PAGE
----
A new report from the Bank of America Institute suggests that the gig economy is losing its appeal to workers who are now more interested in returning to traditional jobs. According to the report, one reason behind this shift is the recent wage growth in industries such as restaurants and retail stores, making conventional jobs more attractive. The report highlights how the gig economy isn't as popular as it was during the pandemic, when people turned to delivery apps to get their food, leading to a surge in demand for gig workers. Some workers doing gig work on social commerce marketplace platforms may have also lost interest due to weaker demand for goods.
The report points out that gig workers who also hold traditional jobs are typically in sectors like restaurants and retail, which have seen especially high wage growth. This could be the reason why higher wage growth is attracting some people back into the traditional labor market. At the same time, younger people between 16 and 24 are seeing a very notable increase in their labor force participation and a steep drop in their gig activities.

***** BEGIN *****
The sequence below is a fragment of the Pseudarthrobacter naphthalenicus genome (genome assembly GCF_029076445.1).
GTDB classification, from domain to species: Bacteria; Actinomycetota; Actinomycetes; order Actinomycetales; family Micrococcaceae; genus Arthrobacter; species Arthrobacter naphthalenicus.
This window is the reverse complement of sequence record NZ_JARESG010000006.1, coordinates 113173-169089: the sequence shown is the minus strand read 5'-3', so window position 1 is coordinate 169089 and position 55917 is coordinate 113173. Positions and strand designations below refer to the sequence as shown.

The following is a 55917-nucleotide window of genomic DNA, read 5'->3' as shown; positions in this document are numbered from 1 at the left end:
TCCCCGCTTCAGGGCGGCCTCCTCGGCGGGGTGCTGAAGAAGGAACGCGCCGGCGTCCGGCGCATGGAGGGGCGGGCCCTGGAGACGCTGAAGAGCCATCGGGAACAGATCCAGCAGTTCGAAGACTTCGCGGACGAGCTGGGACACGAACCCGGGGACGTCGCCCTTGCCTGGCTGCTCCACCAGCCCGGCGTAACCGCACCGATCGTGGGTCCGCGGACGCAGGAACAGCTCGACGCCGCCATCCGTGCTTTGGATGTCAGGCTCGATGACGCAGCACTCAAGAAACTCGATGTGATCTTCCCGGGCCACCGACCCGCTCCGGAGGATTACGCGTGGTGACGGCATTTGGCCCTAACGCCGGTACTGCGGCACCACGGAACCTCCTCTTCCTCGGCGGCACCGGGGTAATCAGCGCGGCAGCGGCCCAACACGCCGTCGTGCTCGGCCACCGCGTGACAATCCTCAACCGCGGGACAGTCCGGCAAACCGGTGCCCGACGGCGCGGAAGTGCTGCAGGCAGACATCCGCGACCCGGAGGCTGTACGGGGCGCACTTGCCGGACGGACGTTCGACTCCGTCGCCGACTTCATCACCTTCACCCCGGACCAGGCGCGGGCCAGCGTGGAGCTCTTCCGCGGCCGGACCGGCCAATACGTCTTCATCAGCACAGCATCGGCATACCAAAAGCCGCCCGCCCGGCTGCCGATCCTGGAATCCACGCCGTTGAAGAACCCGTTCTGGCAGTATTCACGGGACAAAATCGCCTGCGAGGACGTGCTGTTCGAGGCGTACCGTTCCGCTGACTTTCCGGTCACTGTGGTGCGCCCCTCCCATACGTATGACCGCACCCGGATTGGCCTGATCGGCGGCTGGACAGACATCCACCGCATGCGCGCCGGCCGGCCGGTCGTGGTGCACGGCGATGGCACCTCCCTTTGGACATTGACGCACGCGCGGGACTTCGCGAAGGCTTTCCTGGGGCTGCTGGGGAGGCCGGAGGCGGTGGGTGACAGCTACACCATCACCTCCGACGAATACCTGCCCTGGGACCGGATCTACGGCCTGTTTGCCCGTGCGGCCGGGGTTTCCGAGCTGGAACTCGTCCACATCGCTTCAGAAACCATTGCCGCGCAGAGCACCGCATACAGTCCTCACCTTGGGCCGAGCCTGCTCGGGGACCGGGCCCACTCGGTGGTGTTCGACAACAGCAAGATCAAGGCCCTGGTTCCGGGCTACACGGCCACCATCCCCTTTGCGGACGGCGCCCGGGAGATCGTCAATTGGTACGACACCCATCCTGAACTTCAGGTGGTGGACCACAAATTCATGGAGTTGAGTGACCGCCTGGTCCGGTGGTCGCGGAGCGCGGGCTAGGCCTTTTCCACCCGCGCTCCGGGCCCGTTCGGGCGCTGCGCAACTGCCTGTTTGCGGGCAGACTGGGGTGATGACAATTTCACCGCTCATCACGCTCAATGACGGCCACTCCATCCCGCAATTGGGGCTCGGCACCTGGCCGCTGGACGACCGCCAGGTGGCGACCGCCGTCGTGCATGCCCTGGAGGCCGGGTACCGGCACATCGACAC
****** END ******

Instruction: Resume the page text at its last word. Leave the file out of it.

While the share of gig workers doing delivery or social commerce has dropped, the analysis shows that the share for ride-hailing has mainly been trending upward. However, the report suggests that the gig economy may have peaked, given that the trend has been going on for more than a few months. The share of Bank of America customers who had gig income is still elevated versus where it started in 2019, early 2020. According to the report, the share has dropped from the 3.3% peak in March 2022 to 2.7% in February 2023, after rising threefold during the pandemic.
Overall, the report indicates that gig workers may be rotating into the traditional job market because of attractive wage growth in these sectors. The decline in monthly income from gig platforms could come from a mix of lower pay rates per hour or gig and workers taking on fewer gigs. The trend may stick around for the near future, but the report suggests that the gig economy may have reached its peak.